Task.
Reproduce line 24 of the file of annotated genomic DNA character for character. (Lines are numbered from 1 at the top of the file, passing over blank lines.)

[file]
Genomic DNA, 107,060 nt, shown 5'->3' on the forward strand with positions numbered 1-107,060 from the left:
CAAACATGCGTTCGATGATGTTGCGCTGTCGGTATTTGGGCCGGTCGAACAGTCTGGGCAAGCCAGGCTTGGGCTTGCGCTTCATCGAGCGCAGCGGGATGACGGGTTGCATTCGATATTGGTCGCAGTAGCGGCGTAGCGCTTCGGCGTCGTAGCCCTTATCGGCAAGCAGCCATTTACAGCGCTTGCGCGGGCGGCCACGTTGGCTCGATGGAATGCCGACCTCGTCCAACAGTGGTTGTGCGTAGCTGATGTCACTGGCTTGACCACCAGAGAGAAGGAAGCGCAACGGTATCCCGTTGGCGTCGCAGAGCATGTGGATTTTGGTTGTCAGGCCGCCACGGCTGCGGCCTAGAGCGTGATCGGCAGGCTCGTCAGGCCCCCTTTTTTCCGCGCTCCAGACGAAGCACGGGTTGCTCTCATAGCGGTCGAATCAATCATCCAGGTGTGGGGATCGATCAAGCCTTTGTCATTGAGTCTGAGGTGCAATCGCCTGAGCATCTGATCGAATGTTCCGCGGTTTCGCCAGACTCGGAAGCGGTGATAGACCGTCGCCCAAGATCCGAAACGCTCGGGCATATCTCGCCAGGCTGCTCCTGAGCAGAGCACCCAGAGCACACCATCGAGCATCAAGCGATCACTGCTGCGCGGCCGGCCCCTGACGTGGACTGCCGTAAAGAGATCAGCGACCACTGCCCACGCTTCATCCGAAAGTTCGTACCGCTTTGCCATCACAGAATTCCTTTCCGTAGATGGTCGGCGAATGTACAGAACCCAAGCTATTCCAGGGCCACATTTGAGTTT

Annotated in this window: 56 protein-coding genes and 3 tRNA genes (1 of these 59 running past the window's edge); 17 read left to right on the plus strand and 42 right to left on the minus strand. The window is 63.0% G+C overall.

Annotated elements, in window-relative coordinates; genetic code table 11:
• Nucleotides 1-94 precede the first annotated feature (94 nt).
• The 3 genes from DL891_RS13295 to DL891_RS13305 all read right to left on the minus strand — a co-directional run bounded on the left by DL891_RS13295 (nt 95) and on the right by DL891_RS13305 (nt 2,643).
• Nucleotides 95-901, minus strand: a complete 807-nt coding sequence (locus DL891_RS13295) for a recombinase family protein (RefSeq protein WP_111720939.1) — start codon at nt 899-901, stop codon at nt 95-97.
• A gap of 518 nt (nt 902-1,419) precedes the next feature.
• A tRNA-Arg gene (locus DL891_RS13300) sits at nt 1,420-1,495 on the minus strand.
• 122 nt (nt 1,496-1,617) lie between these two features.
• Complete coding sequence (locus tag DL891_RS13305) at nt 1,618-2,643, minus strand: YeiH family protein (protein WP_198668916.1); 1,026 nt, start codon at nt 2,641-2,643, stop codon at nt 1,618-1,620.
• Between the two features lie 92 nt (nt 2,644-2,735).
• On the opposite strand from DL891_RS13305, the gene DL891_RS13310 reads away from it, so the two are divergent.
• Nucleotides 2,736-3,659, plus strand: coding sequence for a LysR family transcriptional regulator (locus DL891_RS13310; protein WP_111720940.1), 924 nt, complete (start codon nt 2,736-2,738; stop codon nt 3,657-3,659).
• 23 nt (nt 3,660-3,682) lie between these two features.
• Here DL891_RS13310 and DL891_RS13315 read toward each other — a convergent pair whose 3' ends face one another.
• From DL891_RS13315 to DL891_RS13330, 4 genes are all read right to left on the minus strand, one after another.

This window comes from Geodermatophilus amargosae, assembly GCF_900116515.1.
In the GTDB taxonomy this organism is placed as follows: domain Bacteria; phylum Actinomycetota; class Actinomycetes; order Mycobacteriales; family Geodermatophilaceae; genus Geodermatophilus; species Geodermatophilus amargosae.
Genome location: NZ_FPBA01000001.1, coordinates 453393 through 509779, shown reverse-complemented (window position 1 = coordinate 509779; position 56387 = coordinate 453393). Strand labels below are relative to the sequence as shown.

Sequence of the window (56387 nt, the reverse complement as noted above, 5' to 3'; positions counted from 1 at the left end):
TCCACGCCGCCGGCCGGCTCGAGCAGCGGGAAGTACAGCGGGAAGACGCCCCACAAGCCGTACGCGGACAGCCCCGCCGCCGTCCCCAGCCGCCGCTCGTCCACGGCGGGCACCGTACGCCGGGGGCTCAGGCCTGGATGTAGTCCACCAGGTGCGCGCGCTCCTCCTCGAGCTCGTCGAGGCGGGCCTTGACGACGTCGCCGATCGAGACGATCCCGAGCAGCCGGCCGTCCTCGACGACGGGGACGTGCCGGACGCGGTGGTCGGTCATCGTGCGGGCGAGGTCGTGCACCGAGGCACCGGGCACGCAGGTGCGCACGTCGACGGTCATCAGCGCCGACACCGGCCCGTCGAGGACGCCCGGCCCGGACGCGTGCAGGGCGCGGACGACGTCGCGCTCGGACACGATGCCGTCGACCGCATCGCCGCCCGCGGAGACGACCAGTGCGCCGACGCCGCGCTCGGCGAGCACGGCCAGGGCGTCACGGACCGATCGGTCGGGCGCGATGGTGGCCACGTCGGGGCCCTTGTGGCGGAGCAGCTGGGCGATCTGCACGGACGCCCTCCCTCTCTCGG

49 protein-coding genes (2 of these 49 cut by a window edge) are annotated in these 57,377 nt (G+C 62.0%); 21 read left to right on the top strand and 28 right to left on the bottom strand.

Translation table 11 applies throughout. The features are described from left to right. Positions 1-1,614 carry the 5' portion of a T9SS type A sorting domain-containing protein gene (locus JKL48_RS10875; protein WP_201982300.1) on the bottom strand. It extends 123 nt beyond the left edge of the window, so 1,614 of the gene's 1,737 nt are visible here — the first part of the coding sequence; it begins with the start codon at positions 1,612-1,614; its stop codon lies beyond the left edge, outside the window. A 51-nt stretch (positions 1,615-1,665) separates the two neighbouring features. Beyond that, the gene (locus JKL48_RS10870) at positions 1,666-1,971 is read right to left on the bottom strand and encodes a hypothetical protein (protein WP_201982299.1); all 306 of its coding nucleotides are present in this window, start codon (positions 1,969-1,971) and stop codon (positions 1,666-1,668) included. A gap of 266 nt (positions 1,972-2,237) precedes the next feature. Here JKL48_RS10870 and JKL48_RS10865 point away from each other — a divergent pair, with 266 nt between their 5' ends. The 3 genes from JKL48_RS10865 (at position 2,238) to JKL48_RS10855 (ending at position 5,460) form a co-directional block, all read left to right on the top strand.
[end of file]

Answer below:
Translation table 11 applies throughout. The features are described from left to right. Positions 1-1,614 carry the 5' portion of a T9SS type A sorting domain-containing protein gene (locus JKL48_RS10875; protein WP_201982300.1) on the bottom strand. It extends 123 nt beyond the left edge of the window, so 1,614 of the gene's 1,737 nt are visible here — the first part of the coding sequence; it begins with the start codon at positions 1,612-1,614; its stop codon lies beyond the left edge, outside the window. A 51-nt stretch (positions 1,615-1,665) separates the two neighbouring features. Beyond that, the gene (locus JKL48_RS10870) at positions 1,666-1,971 is read right to left on the bottom strand and encodes a hypothetical protein (protein WP_201982299.1); all 306 of its coding nucleotides are present in this window, start codon (positions 1,969-1,971) and stop codon (positions 1,666-1,668) included. A gap of 266 nt (positions 1,972-2,237) precedes the next feature. Here JKL48_RS10870 and JKL48_RS10865 point away from each other — a divergent pair, with 266 nt between their 5' ends. The 3 genes from JKL48_RS10865 (at position 2,238) to JKL48_RS10855 (ending at position 5,460) form a co-directional block, all read left to right on the top strand.